Asked in an interview Sunday why she believes her own party reacted "so strongly" to her fellow Muslim Democratic Rep. Ilhan Omar (MN) using anti-Semitic rhetoric, Rep. Rashida Tlaib (MI) blamed "Islamophobia," which she said is not only within the Republican Party, but "very much among the Democratic Party as well."
"Why do you think people in your own party reacted so strongly against what [Rep. Ilhan Omar] said?" asked Alex Wagner, host of "The Circus," in a moment reported by The Washington Free Beacon.
"You know, I'm trying to figure it out," Tlaib responded. "It's just this past week, I feel, and I know this would be somewhat shocking for some, but I think Islamophobia is very much among the Democratic Party as well as the Republican Party. And I know that's hard for people to hear, but there's only been four members of Congress that are of Muslim faith. Three of them currently serve in this institution. More of us need to get elected, but more of us need to understand as we come into this institution that I have a lot of work to do with my colleagues."
"So you think Democrats have some 'Islamophobia,' and that's at the root of this consternation," Wagner said for clarification.
"I think our country is struggling with it," Tlaib responded.
Video below via "The Circus":
Omar has a long history of anti-Israel and anti-Semitic rhetoric. In 2012, she declared in a tweet that "Israel has hypnotized the world." Last year, she tweeted, "Drawing attention to the apartheid Israeli regime is far from hating Jews." In early February, Omar accused the American Israel Public Affairs Committee (AIPAC) of buying politicians' support of Israel, tweeting infamously, "It's all about the Benjamins baby." When called out by members of her own party for those anti-Semitic tweets, she apologized.
But during a town hall in D.C. in February, Omar repeated the anti-Semitic "dual loyalty" conspiracy about pro-Israel Jewish lawmakers.
"What I am fearful of, because both Rashida and I are Muslim, is that a lot of our Jewish colleagues and constituents go to thinking that everything we say about Israel is anti-Semitic because we are Muslim," Omar said during a "Progressive Town Hall" event that also featured Tlaib (partial transcript WFB). "It's something designed to end the debate. It's almost as if every time we say something that is supposed to be about foreign policy, or advocacy about ending oppression, or the freeing of every human life, we get to be labeled and that ends the discussion. We end up defending that and nobody gets to have the broader debate about what is happening with Palestine."
She then made the comment that really caught the attention of some of her fellow Democrats: "I want to talk about the political influence in this country that says it is okay for people to push for allegiance to a foreign country. I want to ask why it is okay for me to talk about the influence of the NRA, or fossil fuel industries, or big pharma, but not talk about the influence of a powerful lobbying group that is influencing policy."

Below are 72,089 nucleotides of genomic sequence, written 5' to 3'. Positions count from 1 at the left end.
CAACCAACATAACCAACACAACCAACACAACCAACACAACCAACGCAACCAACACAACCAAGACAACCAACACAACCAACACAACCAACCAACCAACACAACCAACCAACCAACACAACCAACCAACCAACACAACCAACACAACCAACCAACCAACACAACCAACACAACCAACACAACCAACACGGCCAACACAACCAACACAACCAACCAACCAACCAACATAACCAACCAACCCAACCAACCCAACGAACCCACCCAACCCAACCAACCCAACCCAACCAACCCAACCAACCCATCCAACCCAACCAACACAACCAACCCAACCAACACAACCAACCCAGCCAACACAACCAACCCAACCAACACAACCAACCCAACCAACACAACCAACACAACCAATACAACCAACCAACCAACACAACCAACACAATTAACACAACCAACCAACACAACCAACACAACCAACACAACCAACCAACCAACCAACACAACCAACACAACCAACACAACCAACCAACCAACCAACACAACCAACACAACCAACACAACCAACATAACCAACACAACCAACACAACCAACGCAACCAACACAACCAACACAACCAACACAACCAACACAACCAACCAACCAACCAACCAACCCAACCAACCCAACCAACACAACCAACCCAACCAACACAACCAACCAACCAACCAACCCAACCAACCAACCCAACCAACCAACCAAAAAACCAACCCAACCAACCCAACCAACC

That earned the rebuke of Jewish Democratic Rep. Elliot Engel (NY), who called her out for the "vile anti-Semitic slur," saying in a statement: "I welcome debate in Congress based on merits of policy, but it's unacceptable and deeply offensive to call into question the loyalty of fellow Americana citizens because of their political views, including support for the U.S.-Israel relationship. We all take the same oath. Worse. Representative Omar's comments leveled that charge by invoking a vile anti-Semitic slur."
Another Jewish Democratic Rep. Nita Lowey (NY) also called out Omar for her anti-Semitic remarks, tweeting: "Lawmakers must be able to debate w/o prejudice or bigotry. I am saddened that Rep. Omar continues to mischaracterize support for Israel. I urge her to retract this statement and engage in further dialogue with the Jewish community on why these comments are so hurtful."
In response, Omar reiterated the dual "allegiance" smear: "Our democracy is built on debate, Congresswoman! I should not be expected to have allegiance/pledge support to a foreign country in order to serve my country in Congress or serve on committee. The people of the 5th elected me to serve their interest. I am sure we agree on that!"
After a great deal of debate within the party, House Democrats officially reprimanded Omar last week in a resolution — which failed to specifically name Omar and watered down the rebuke of anti-Semitism by including a long list of forms of bigotry, including "anti-Muslim discrimination."